The good news is that Keller Chryst came on and completed all three of his passes for 70 yards and a touchdown. Pruitt has said that you must have two quarterbacks, and that’s especially true for Tennessee right now, given the status of its offensive line. It appears the Vols may have two serviceable quarterbacks.
5.) Runningbacks impressive. It’s probably a close race with the wide receivers, but Tennessee’s most talented position group may be its runningbacks. Last week, Tim Jordan impressed with a really nice game against West Virginia. Today, Jeremy Banks came on and did some nice things.
Banks, who is obviously a crowd favorite, finished with 62 yards and a pair of touchdowns on 13 carries. Jordan finished with 65 yards. Madre London finished with 47 yards on eight carries.
Unfortunately, Tennessee averaged only 4.3 yards per carry, which is inexcusable against ETSU. But a big part of that problem is the offensive line. If the Vols’ offensive line play improves, it’s not hard to imagine UT’s running game becoming a big threat.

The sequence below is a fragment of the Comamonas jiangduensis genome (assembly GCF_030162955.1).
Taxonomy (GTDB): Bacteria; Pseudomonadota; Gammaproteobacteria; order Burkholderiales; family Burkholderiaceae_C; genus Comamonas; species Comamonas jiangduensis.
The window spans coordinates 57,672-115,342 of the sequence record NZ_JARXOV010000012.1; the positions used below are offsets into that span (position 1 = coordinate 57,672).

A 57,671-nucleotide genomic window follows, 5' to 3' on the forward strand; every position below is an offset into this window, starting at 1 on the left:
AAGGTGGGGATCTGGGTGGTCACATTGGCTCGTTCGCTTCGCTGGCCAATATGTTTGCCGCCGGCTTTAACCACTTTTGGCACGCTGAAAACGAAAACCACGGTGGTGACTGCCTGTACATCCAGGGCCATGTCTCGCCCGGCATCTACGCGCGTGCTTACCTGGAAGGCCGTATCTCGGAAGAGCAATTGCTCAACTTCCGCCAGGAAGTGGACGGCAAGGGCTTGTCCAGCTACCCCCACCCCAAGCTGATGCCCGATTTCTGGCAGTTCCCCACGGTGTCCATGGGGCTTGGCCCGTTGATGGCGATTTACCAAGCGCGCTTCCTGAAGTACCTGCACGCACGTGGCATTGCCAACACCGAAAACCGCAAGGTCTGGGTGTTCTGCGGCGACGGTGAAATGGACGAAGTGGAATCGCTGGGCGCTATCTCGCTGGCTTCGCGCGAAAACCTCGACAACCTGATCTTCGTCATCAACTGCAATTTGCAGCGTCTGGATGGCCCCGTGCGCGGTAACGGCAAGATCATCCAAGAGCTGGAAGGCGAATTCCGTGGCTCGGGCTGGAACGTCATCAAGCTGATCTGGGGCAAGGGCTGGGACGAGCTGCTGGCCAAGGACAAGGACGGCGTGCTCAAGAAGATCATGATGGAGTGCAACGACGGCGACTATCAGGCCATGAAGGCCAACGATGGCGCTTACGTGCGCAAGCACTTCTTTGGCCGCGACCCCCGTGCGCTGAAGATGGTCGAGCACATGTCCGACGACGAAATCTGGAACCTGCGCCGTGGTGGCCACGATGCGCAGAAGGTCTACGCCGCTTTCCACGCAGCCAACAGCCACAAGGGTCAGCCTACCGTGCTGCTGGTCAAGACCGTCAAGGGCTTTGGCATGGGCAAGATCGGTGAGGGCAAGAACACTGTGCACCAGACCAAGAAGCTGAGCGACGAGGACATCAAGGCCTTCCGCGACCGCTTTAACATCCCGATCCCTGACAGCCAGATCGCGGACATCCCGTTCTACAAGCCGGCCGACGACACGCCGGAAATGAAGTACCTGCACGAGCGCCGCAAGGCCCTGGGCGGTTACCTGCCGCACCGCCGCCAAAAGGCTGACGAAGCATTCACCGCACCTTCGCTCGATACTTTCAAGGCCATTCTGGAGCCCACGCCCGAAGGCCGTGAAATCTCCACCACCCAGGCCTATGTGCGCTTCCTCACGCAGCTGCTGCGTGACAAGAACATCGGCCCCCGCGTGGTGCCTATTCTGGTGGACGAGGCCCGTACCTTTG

6.) Defensive front looked better. Tennessee’s defensive line got much better push this week than last, but — again — it’s hard to read too much into that, because ETSU’s offensive line is so much weaker than the West Virginia offensive line the Vols faced last week.
Still, Tennessee was able to get some really nice pressure on ETSU quarterback Logan March, limiting him to 11 of 26 passing, with a couple of interceptions.
We won’t know much about how this defensive line is progressing until Florida comes to town on September 22, but today seemed to be a nice step in the right direction.
7.) Opportunistic approach. One thing you have to admire about Tennessee’s play against ETSU is the team’s opportunism. There was Marquill Osborne’s blocked punt for a touchdown, Darrin Kirkland Jr.’s pick-six, Bryce Thompson’s interception returned to the three-yard-line to set up another score.
8.) Strong kicking game. ETSU returned the opening kickoff 18 yards, then settled for touchbacks on every successive kickoff. Brent Cimaglia is looking more and more like the kind of kicker you need in SEC play, with the ability to put kickoffs deep into the end zone. And Tennessee’s kick coverage was good on the long return by ETSU.
Joe Doyle averaged only 43 yards on four punts — that probably needs to improve some, as Pruitt noted after the game. But the kicking game looks like it could wind up being a relatively strong point for Tennessee.